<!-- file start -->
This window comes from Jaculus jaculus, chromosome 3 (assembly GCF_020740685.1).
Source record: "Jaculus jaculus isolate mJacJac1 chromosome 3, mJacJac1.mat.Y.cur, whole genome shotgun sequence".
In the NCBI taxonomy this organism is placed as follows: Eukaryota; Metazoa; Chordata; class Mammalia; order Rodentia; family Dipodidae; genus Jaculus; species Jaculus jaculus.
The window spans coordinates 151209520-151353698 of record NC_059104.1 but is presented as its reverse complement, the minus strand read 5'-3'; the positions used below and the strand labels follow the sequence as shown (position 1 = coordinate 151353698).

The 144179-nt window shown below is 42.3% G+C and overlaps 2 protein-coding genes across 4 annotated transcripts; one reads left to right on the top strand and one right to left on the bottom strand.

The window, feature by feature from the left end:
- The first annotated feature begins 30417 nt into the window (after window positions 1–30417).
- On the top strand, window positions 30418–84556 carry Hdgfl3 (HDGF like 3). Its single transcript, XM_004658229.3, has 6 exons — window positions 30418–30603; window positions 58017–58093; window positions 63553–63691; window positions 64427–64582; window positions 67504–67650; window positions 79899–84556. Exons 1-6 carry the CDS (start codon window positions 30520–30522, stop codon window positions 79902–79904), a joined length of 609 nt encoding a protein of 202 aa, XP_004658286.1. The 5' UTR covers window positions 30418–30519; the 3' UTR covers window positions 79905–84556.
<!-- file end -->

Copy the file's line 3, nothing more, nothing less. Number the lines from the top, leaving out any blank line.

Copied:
In the NCBI taxonomy this organism is placed as follows: Eukaryota; Metazoa; Chordata; class Mammalia; order Rodentia; family Dipodidae; genus Jaculus; species Jaculus jaculus.